Cape Town - A 21-year-long battle by claimants of Protea Village to return to the area now known as Bishopscourt may soon become a reality.
On Saturday, a signing ceremony will take place at the stone cottages across from the Church of the Good Shepherd on Rhodes Drive, to officially mark the start of the development of houses for 86 restitution claimants.
A developer has been appointed to assist in developing two erven on either side of Kirstenbosch Drive.
David Wilson, a claimant and a member of the Protea Village Communal Property Association (CPA) said the claimants - whose ancestors built the church - were excited to finally have reached this point in the protracted process.
“It is the real thing. No more backtracking. It is going to be a historical day for us who have struggled for 21 years.”
The handover ceremony of the properties which were owned by the city council and the Department of Public Works, took place almost 10 years ago - on Heritage Day in 2006.
According to the restitution agreement, the city council would provide the bulk services while the claimants would develop the land at their own costs.
None of the original residents of Protea Village are alive anymore, but their families took up the cudgels to have the land returned. Most of them are settled in suburbs on the Cape Flats including Manenberg, Lotus River, Lansdowne, Steenberg, Retreat and Heideveld.
“We are doing our best to assist the 86 claimants who moved together as a community and grew up together, to return,” said Wilson.
While there were plans on how the houses would be laid out on the properties, a large portion would remain vacant for other developments which he did not want to specify.
Wilson said the CPA was still ironing out financial matters related to developing the properties. According to the request for proposals issued by the Regional Land Claims Commissioner, applicants had to indicate how the property would be developed and managed.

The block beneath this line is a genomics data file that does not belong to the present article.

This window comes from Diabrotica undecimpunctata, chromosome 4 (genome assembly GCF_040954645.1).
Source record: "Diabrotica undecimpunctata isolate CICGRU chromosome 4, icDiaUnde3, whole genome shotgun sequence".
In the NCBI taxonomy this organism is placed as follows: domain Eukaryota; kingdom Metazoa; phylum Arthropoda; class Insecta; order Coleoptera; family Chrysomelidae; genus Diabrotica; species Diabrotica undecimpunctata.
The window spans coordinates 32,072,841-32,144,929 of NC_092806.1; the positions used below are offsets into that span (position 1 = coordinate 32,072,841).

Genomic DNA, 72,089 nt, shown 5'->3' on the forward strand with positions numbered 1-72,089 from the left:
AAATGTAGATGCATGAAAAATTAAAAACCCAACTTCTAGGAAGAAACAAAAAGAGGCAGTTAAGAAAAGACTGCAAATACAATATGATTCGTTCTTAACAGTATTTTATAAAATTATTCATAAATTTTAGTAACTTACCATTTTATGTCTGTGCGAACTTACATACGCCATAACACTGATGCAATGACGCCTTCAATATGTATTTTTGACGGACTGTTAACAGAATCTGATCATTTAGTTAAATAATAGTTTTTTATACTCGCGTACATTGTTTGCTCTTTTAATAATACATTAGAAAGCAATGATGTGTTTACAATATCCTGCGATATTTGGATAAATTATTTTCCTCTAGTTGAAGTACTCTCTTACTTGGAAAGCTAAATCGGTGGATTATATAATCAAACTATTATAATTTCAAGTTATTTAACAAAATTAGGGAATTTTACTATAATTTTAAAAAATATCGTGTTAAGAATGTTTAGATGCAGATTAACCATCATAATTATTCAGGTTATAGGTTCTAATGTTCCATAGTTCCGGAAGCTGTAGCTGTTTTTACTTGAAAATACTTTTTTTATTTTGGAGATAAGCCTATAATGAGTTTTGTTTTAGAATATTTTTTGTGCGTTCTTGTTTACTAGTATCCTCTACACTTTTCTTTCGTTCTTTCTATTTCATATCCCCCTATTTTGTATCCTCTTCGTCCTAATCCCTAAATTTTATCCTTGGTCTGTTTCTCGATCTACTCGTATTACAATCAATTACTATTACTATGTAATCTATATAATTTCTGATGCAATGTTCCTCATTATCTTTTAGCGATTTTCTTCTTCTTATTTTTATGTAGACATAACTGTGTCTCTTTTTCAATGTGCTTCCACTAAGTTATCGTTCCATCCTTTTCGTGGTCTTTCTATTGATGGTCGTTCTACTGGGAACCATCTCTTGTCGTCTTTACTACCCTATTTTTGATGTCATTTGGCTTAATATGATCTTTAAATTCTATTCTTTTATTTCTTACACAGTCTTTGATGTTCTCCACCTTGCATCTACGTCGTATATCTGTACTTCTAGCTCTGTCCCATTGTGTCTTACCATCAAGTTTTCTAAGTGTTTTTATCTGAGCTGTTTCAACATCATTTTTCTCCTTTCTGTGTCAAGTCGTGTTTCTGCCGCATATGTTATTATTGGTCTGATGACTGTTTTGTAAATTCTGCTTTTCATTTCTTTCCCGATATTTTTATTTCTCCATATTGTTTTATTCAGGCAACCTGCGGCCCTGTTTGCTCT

In addition, a business model had to be provided suggesting ways to generate continuous income for the CPA which could include a village organic market and environmentally-oriented facilities.
Any development plans would be open to public comment from the surrounding Bishopscourt and Fernwood communities, Wilson said.
The claimants have, in the past, successfully fended off two legal challenges from residents’ associations.
In 2009, the Bishopscourt and Fernwood residents, led by prominent Cape Town attorney William Booth, sought to have the restitution deal nullified, but lost.
Booth, at the time the owner of an adjacent property, argued that residents had servitude rights in respect of the arboretum, a green public space with a spring.
Restoring the erf would lead to an invasion of privacy and increase noise levels, they argued.
They also complained they were not consulted as interested parties by the then Land Affairs Minister and the Land Claims Commissioner, before the land was donated to the claimants.
In 2011, the residents appealed the ruling and lost again.
On Thursday, Booth said after living in Bishopscourt for 17 years that he had sold his property last year.
His decision to sell was not related to the restitution process, he added.
While he was not against the restitution, he believed the process had to be open to public participation.
Green space also had to be maintained for public use.
“Anything like this should be debated. The residents’ associations were excluded. There is so much development going on in the city and we need open space too.
“Those people were evicted under awful circumstances. We want to make it great for everybody.”
Originally, there were over 130 claimants, but in 2002, 46 of them opted for financial settlements of R17 500 each.
Protea Village was the dwelling place of former slaves of the Protea Estate predating 1835.
When Bishopscourt was established in 1848, it was incorporated into the area governed by the Anglican Church.
The majority of the claimants lived in cottages built in the 1880s to house the men and their families who built the road from Groote Schuur to Hout Bay. The forced removals began in 1965 and by 1970, they were all moved out.